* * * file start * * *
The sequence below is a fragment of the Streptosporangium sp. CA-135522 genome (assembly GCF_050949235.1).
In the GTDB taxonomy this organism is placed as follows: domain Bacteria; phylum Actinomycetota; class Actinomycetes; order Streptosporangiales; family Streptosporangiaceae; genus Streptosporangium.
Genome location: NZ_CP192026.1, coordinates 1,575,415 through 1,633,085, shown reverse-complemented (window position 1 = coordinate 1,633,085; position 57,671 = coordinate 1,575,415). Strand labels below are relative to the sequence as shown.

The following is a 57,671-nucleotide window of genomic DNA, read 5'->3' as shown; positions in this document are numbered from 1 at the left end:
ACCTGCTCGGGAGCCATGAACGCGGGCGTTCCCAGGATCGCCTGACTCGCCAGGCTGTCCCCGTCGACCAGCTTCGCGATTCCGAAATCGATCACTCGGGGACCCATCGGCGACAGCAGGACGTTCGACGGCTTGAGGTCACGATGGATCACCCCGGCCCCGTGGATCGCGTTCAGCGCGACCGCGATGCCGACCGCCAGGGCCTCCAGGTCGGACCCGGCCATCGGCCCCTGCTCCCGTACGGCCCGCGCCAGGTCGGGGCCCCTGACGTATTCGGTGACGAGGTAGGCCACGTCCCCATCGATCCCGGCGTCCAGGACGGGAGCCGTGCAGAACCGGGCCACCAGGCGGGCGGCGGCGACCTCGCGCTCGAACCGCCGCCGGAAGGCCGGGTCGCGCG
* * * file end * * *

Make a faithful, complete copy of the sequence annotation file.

The sequence below is a fragment of the Streptosporangium sp. CA-135522 genome (assembly GCF_050949235.1).
In the GTDB taxonomy this organism is placed as follows: domain Bacteria; phylum Actinomycetota; class Actinomycetes; order Streptosporangiales; family Streptosporangiaceae; genus Streptosporangium.
Genome location: NZ_CP192026.1, coordinates 1,575,415 through 1,633,085, shown reverse-complemented (window position 1 = coordinate 1,633,085; position 57,671 = coordinate 1,575,415). Strand labels below are relative to the sequence as shown.

The following is a 57,671-nucleotide window of genomic DNA, read 5'->3' as shown; positions in this document are numbered from 1 at the left end:
ACCTGCTCGGGAGCCATGAACGCGGGCGTTCCCAGGATCGCCTGACTCGCCAGGCTGTCCCCGTCGACCAGCTTCGCGATTCCGAAATCGATCACTCGGGGACCCATCGGCGACAGCAGGACGTTCGACGGCTTGAGGTCACGATGGATCACCCCGGCCCCGTGGATCGCGTTCAGCGCGACCGCGATGCCGACCGCCAGGGCCTCCAGGTCGGACCCGGCCATCGGCCCCTGCTCCCGTACGGCCCGCGCCAGGTCGGGGCCCCTGACGTATTCGGTGACGAGGTAGGCCACGTCCCCATCGATCCCGGCGTCCAGGACGGGAGCCGTGCAGAACCGGGCCACCAGGCGGGCGGCGGCGACCTCGCGCTCGAACCGCCGCCGGAAGGCCGGGTCGCGCG